The 100-year anniversary of the end of World War I is coming up in November, so to honor the centenary, the International and Area Studies Library is sharing resources and coverage of the war throughout the semester.
On my first official day as a graduate assistant at the International and Area Studies Library, I stared at the computer, my browser full of open tabs as I looked for more information on the German destruction of the Catholic University of Leuven Library. I remembered hearing a story about the August 25, 1914, fire when I went on a spring break class trip to Belgium during my freshman year at the University of Illinois at Urbana-Champaign.
This is me in front of the KU Leuven Library.
My group, consisting of freshman students in the College of Media James Scholar program; an academic advisor; her mom; and Lisa Romero, the Communications Librarian at the University of Illinois Library, took a tour of the KU Leuven campus. Our guide, whose name I don’t remember, told us about how the Germans violently burned the city of Leuven, destroying many buildings, including the KU Leuven Library.
As we stopped in front of the library, he told us the rest of the story. Following the destruction of the library, academics around the world mobilized to help the KU Leuven Library. A librarian at the University of Manchester collected more than 55,000 donated books in ten years.
My twin sister, Fernanda Schaefer, points to the name of the University of Illinois carved on the KU Leuven Library building.
Because of the money raised, KU Leuven began the construction of the new building in 1921. The library was completed in 1928. To show appreciation for the generosity of the American institutions, KU Leuven carved the names of the donors on the front of the new library building. The University of Illinois is in a prominent spot on the wall.
The University of Illinois is represented on the side of the KU Leuven Library building.
This is the reading room of the KU Leuven Library.
The New York Public Library also contributed to the library building fund.
Note: Unfortunately, the KU Leuven Library was destroyed once again on May 16, 1940. After World War II, the building was reconstructed to look like the 1928 version and became fully operational only in 1951.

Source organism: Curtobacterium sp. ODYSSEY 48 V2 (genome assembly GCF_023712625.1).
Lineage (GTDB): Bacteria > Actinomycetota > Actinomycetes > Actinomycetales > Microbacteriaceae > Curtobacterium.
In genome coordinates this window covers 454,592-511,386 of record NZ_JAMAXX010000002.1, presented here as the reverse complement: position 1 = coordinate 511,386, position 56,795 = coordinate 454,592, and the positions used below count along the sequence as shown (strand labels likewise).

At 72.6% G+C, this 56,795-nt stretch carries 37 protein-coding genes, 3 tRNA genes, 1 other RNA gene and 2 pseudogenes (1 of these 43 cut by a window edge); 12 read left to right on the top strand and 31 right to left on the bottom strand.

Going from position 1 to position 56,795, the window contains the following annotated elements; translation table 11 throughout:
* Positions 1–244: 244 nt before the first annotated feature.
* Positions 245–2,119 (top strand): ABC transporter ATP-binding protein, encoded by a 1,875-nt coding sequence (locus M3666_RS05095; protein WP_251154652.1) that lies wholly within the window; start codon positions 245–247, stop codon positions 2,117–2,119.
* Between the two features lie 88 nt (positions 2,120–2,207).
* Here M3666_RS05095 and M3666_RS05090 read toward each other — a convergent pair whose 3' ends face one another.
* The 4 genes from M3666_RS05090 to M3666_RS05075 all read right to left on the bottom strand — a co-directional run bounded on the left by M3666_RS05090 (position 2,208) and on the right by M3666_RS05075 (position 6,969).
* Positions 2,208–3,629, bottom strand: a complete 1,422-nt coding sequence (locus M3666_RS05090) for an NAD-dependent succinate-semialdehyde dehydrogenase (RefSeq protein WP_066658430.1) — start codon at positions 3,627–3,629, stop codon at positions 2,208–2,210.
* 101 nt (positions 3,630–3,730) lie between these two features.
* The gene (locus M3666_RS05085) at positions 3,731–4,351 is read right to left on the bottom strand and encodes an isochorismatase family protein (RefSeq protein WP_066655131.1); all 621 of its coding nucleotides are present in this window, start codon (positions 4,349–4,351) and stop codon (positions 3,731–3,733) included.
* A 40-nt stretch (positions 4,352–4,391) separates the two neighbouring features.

This is a page from Professor Stewart’s manuscript collection.
In April, the University Library celebrated the preservation of the Charles Stewart Mauritanian Arabic manuscripts, which is the most extensive collection of Sub-Sahar manuscripts in North America. Prof. Charles served for 35 years in the Department of History, and for half of that time held administrative posts as Director of African Studies, Associate Chair, then Chair of History, Executive Associate Dean in the College of LAS and Interim Associate Provost for International Studies, before his retirement in 2006.
According to Stewart, the collection has 10,000 manuscripts, and it covers topics such as jurisprudence, devotions, science, Quran, history, langaugestics, Sufism, politics, and economics.
The celebration of the collection also had an exhibit that was created by Atyeh (Ati) Ashtari and an online LibGuide created by Lauryn Lehman.
Laila Hussein Moustafa, Assistant Professor, Middle Eastern and North African Studies Librarian
Panels about the Caliphate are on display in the IAS Library through mid-May.
“Working on an exhibition to showcase Caliphate of Hamdallahi exposed me to many challenges. In order to create a successful exhibition, you need to come up with highly visually pleasing graphics to make the intended audience interested in the work. However, this particular topic did not have any easily accessible visual materials such as photos, images and manuscripts. Therefore, we had to spend hours digging up the relevant information. Moreover, we had to be very innovative to come up with ways of visualizing the gathered data in a way that is both interesting as a text and much more fascinating as a graphic. This is very well indicated in our poster presenting the challenges of studying the Sokoto Caliphate. We wanted to convey that the two most challenging part of this study was that the material was diffused all over the world and that the data was in many different languages. To visualize these amazing facts, we ended up building layers of graphics on top of a world map to depict such challenges.”
Atyeh Ashtari, Graduate Research Assistant for Urban and Regional Planning
The Online LibGuide